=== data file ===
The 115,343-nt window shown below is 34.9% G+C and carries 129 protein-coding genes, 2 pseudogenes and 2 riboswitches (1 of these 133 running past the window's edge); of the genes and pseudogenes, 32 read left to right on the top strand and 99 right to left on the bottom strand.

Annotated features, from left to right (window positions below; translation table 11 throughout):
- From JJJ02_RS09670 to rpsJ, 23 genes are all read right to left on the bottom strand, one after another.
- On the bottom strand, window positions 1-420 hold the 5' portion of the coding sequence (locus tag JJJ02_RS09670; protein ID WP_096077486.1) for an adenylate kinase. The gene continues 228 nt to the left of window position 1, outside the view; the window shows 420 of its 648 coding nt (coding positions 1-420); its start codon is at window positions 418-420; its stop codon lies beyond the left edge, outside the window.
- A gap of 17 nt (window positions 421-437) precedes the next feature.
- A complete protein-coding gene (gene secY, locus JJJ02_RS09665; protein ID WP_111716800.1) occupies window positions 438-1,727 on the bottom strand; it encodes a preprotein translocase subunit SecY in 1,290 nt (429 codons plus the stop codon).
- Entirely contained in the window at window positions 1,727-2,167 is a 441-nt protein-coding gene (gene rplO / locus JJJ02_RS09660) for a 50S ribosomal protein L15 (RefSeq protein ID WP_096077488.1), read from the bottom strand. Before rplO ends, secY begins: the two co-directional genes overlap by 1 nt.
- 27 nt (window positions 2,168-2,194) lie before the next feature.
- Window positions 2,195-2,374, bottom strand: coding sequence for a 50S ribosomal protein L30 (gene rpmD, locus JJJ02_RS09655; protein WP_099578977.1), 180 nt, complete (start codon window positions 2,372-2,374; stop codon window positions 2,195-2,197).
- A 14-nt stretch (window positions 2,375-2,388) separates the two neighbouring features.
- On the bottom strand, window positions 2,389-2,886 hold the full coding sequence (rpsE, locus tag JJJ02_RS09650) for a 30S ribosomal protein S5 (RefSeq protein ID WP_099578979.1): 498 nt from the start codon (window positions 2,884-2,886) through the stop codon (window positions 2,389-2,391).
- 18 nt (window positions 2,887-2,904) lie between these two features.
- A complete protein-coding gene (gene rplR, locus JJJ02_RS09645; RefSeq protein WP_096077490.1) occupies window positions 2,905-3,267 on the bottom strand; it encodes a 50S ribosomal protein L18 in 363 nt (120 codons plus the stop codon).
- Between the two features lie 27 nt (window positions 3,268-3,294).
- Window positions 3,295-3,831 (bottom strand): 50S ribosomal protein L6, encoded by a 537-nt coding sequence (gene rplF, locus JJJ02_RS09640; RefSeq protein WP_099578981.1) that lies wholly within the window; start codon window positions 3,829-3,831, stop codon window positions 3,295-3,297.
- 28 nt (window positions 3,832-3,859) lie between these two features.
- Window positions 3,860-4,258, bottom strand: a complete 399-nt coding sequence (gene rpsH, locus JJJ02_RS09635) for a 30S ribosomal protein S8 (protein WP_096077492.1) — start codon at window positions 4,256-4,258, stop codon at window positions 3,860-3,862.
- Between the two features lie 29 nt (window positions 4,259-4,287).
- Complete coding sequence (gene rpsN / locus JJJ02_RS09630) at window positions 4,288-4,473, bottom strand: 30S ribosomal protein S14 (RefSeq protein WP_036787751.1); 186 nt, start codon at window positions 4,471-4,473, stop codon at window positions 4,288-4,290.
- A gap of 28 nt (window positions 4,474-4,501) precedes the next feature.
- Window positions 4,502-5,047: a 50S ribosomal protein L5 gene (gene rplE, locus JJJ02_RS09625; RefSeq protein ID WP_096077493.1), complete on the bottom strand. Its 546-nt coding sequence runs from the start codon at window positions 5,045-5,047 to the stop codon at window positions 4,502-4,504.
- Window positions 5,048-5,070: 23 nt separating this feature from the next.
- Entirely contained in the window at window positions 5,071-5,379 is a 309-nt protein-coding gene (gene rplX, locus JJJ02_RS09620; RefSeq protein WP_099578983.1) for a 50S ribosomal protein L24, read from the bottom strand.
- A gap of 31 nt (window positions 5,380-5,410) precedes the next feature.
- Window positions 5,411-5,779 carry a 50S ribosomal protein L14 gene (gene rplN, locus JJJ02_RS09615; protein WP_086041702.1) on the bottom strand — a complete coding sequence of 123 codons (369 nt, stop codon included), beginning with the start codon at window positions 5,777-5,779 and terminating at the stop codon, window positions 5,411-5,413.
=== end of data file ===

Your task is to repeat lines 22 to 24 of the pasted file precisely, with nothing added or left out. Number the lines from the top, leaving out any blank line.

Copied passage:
- Window positions 5,048-5,070: 23 nt separating this feature from the next.
- Entirely contained in the window at window positions 5,071-5,379 is a 309-nt protein-coding gene (gene rplX, locus JJJ02_RS09620; RefSeq protein WP_099578983.1) for a 50S ribosomal protein L24, read from the bottom strand.
- A gap of 31 nt (window positions 5,380-5,410) precedes the next feature.